Thursday, November 26, 2015
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Published: Friday, 1/10/2014 - Updated: 1 year ago

Power outage poses problems for Perrysburg businesses

Only two cash registers were open, using a backup generator, at the Walt Churchill's Market in Perrysburg during a power outage. Only two cash registers were open, using a backup generator, at the Walt Churchill's Market in Perrysburg during a power outage.
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Anytime Fitness member Mark Merz had to do some of his changing into workout clothes in the front gym window Thursday afternoon when the electricity went out.

"Never stops," he said about a power outage preventing his workout. "Somehow, someway have to get it done. I have about 45 minutes of daylight."

Most stores in River Place Shopping Center, such as Anytime Fitness, had to either close early Thursday or use the daylight to see because a 138,000-volt transmission line stopped working at about 3 p.m. for Toledo Edison. Initially, 11,000 customers were without power in Wood County, including 6,300 in Perrysburg and another 3,000 in Perrysburg Township.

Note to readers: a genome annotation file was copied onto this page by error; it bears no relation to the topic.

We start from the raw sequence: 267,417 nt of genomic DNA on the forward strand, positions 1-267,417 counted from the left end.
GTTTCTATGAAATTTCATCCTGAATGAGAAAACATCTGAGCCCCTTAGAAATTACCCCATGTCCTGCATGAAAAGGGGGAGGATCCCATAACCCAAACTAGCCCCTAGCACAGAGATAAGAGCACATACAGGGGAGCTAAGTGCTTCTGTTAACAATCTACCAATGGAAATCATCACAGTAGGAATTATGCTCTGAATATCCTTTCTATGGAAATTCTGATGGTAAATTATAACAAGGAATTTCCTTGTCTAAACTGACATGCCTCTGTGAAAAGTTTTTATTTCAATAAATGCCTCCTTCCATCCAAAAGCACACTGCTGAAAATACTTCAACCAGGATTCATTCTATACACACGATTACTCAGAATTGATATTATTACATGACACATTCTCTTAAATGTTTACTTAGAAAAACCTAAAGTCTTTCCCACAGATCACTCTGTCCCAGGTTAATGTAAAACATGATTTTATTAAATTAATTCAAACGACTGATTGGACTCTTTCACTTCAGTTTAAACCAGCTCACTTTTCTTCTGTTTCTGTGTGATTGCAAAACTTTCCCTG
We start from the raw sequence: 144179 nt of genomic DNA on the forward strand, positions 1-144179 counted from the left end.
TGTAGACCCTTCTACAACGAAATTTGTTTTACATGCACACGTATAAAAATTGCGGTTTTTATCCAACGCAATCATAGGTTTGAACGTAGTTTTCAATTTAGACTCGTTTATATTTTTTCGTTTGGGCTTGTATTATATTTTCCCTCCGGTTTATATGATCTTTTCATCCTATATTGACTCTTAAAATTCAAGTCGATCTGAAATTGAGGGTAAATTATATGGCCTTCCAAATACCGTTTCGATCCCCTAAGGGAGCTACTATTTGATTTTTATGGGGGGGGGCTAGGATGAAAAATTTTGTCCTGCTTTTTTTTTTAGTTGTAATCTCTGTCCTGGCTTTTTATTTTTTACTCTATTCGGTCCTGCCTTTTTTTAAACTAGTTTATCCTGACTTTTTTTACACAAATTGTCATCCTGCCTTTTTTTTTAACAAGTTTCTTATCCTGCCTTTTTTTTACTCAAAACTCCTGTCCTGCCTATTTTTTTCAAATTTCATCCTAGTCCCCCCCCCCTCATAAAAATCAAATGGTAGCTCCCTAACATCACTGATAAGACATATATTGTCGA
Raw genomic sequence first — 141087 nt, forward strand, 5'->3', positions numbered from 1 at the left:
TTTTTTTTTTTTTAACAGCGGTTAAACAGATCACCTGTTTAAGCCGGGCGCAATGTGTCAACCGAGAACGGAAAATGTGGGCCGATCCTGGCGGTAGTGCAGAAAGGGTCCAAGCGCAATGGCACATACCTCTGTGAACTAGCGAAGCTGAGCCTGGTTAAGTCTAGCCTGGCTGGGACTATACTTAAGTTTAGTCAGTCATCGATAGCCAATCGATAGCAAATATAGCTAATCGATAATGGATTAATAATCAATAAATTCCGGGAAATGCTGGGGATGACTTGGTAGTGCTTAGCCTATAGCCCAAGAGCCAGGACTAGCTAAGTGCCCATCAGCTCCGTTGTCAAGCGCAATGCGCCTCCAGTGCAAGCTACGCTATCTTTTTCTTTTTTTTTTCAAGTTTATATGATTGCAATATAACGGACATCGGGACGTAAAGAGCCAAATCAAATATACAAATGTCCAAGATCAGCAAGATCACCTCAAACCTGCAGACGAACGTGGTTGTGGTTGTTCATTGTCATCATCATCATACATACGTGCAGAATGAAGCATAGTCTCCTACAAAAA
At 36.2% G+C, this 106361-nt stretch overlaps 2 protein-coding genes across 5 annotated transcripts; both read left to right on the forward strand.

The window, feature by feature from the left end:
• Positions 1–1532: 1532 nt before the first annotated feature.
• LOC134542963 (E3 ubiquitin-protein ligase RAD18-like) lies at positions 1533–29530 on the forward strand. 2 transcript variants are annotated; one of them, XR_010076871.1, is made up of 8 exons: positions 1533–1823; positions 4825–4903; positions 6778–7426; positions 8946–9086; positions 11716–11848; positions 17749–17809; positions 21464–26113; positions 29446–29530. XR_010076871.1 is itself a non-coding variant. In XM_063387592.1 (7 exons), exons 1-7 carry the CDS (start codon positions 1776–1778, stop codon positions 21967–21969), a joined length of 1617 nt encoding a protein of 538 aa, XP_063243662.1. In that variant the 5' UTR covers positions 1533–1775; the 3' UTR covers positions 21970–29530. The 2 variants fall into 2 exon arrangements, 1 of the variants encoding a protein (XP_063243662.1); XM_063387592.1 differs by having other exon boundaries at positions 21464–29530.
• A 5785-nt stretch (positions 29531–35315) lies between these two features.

Toledo Edison said it was unsure why the transmission stopped working. The power company said it provided a new electricity feed so by 4 p.m. it had restored power to all but about 1,000 customers who live near Levis Commons and in the State Rt. 25 and Eckel Junction area. Their power was restored a few hours later.

Workers at Walt Churchill's Market in Perrysburg said the outage began at 2:20 p.m. The grocery store stayed open by using a generator to keep the line on and two cash registers.

"We're fine, waiting on the power," manager Bob Carpenter said. "We just keep monitoring the temperatures [of the food] and that's all you have do."

Several shops in the shopping center, including the Licensing Bureau, had hand-written closed signs because of the power outage.

Tina Ibarra, a worker at El Vaquero's Mexican restaurant, gathered with hostesses by candlelight in the evening, hoping for power soon.

"If the power doesn't come out before dark, we'll have to close because it's so dark," she said.

The restaurant was able to provide their entire menu though because the gas stove and grill were working, but no light was becoming the issue just before dusk. Some customers also weren't comfortable writing their credit card information down for charges to be made when the power was restored.

At Bel-Aire Cleaners, Emily Jennings was waiting for a call back from her boss to close by Thursday afternoon.  She had a few customers drop off clothes and said she'd process them later in the computer, and  a few customers made pickups and she wrote down information to process the charges later.

Contact Matt Thompson at: mthompson@theblade.com, 419-356-8786, or on Twitter at @mthompson25.

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